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Checkpoint Inhibitor Therapy Feasible in Patients with Preexisting Rheumatoid Arthritis Diagnosed with Cancer

Atlanta, GA—Although immunotherapy with checkpoint inhibitors is an important advancement in the treatment of several types of cancer, clinicians have questioned whether patients with preexisting autoimmune disorders, such as rheumatoid arthritis (RA), can be safely treated with these agents. Results from a small, retrospective study, presented at the 2019 American College of Rheumatology Annual Meeting, suggest that they can.

“Having preexisting RA is not an absolute contraindication for checkpoint inhibitor therapy. Patients should be treated with caution because they may flare, which can’t be predicted. Checkpoint inhibitor therapy may be given to RA patients with concomitant malignancy as they stand to benefit from immunotherapy,” stated the lead investigator Sabina Sandigursky, MD, Instructor, Department of Medicine, NYU Langone Medical Center, New York City.

Study Details

Dr Sandigursky and colleagues conducted a retrospective analysis of 84 patients with autoimmune disorders who were diagnosed with cancer that was amenable to treatment with checkpoint inhibitors; 22 were identified as having RA. Median age was 67 years and 73% of patients were female. Nineteen patients (86%) had inactive RA, and 3 (14%) had active RA. Of the 3 patients with active RA, 1 patient was receiving a bDMARD. Sixteen patients were receiving immunomodulatory therapy for RA at the start of checkpoint inhibitor treatment. Cancer types were predominately melanoma (N = 7), lung (including adenocarcinoma (N = 4), and squamous-cell carcinoma (N = 3). Other cancer types included Merkel-cell carcinoma, ovarian cancer, head and neck cancer, renal cancer, bladder cancer, and Hodgkin lymphoma.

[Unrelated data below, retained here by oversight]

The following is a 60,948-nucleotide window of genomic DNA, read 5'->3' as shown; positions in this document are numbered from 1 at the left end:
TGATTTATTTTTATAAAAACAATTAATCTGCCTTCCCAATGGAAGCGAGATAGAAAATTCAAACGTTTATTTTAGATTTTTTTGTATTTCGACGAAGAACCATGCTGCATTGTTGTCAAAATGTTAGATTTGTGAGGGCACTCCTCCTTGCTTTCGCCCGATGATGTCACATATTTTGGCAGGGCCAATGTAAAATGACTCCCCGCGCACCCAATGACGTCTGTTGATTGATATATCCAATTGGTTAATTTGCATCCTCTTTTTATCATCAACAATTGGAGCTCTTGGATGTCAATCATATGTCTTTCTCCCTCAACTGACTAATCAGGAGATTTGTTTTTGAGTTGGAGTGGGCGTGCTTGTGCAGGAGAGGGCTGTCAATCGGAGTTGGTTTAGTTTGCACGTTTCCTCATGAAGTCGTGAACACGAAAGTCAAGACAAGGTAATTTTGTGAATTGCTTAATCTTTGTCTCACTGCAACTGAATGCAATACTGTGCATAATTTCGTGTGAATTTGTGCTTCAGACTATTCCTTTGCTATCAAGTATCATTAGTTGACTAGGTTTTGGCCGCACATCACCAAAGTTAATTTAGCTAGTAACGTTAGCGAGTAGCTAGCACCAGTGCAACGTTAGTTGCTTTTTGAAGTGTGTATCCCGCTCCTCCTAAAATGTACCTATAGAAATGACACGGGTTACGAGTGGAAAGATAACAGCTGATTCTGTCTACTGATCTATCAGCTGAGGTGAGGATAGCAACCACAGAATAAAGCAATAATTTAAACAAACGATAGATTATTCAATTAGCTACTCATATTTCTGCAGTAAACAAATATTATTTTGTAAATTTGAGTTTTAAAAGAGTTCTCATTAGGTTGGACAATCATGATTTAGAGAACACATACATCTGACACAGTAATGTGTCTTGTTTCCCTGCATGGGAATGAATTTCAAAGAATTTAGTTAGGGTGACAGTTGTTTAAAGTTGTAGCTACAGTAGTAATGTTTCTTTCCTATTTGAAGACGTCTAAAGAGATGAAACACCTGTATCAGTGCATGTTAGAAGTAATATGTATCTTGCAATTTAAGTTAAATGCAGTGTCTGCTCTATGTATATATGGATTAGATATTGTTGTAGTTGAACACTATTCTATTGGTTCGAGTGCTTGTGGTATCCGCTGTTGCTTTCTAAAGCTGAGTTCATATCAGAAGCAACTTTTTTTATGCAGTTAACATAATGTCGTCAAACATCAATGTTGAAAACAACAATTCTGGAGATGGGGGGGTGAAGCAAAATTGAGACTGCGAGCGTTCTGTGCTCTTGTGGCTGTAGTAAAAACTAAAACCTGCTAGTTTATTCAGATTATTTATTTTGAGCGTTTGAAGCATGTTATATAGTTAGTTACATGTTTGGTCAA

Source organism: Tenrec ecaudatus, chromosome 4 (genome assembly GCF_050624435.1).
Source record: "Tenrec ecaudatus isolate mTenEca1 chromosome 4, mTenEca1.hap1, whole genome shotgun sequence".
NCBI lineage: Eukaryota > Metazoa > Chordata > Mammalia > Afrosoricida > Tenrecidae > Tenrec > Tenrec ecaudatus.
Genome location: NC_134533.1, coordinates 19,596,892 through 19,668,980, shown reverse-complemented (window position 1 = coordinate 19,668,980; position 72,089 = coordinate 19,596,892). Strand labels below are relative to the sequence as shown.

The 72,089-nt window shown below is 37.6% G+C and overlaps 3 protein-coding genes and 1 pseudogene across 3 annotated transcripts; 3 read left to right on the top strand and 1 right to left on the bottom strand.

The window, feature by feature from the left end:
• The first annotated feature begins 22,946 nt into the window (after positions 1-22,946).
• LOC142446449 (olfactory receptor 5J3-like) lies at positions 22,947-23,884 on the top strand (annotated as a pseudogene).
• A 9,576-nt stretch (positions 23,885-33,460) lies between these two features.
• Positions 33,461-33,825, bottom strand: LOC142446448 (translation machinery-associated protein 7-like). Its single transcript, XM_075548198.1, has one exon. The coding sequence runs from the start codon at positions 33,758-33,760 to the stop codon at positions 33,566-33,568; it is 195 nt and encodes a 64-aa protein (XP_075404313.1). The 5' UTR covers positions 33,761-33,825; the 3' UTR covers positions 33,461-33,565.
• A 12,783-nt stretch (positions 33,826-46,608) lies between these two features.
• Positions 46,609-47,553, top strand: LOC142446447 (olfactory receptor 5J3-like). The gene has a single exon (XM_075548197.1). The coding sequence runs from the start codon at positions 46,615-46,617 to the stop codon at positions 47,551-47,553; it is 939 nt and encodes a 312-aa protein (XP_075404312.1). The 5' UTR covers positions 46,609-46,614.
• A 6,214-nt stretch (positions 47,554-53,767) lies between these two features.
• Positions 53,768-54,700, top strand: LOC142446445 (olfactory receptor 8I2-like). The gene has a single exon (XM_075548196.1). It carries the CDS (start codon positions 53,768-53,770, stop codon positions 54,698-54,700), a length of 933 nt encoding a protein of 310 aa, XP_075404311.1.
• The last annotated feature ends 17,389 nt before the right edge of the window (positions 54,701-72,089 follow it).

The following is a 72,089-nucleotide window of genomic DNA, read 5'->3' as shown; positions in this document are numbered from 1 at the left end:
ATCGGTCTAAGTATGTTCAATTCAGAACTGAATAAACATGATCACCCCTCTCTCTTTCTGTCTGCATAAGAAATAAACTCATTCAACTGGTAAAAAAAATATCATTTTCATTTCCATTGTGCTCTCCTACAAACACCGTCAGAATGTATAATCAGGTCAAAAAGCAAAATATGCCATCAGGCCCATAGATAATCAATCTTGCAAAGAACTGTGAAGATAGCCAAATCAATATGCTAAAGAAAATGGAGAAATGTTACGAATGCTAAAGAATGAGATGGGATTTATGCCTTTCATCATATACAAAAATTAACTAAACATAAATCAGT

Four patients received ipilimumab, 9 received nivolumab, and 13 received pembrolizumab. Some patients were switched from one agent to another during the trial. One patient received combination checkpoint inhibitor therapy with ipilimumab and nivolumab followed by monotherapy with pembrolizumab; 2 patients received sequential therapy with ipilimumab and either nivolumab or pembrolizumab; and 1 patient received monotherapy with nivolumab and subsequently was switched to pembrolizumab.

New immune-related adverse events developed in 7 (32%) patients, with the most common toxicities being dermatitis (N = 4) and colitis (N = 3). Most of these events were grades 1 or 2; there were 2 patients who experienced a grade 3 event, and no patient developed grade 4 or 5 events. Checkpoint inhibitor treatment was temporarily discontinued in 5 patients because of immune-related adverse events, and 1 patient required permanent discontinuation.

The rates of immune-related adverse events were similar to those reported in a general population of patients with cancer who were not diagnosed with RA and who were treated with checkpoint inhibitors, Dr Sandigursky noted.

RA flares were seen in 12 (55%) patients, 9 of whom received oral corticosteroids as treatment for the flare. Checkpoint inhibitor treatment was permanently discontinued in 1 patient because of RA flare.

Overall, an RA flare, immune-related adverse events, or both occurred in 16 (73%) of the 22 patients.

Median overall survival of patients with RA after initiating checkpoint inhibitor treatment was 10.5 months.

“Our data suggest that rates of flare associated with [checkpoint inhibitor] use are approximately 50%. Ongoing clinical trials are evaluating this question prospectively. If our findings are validated, they may pave the way for new treatment options for patients with RA and concurrent malignancy,” Dr Sandigursky commented.

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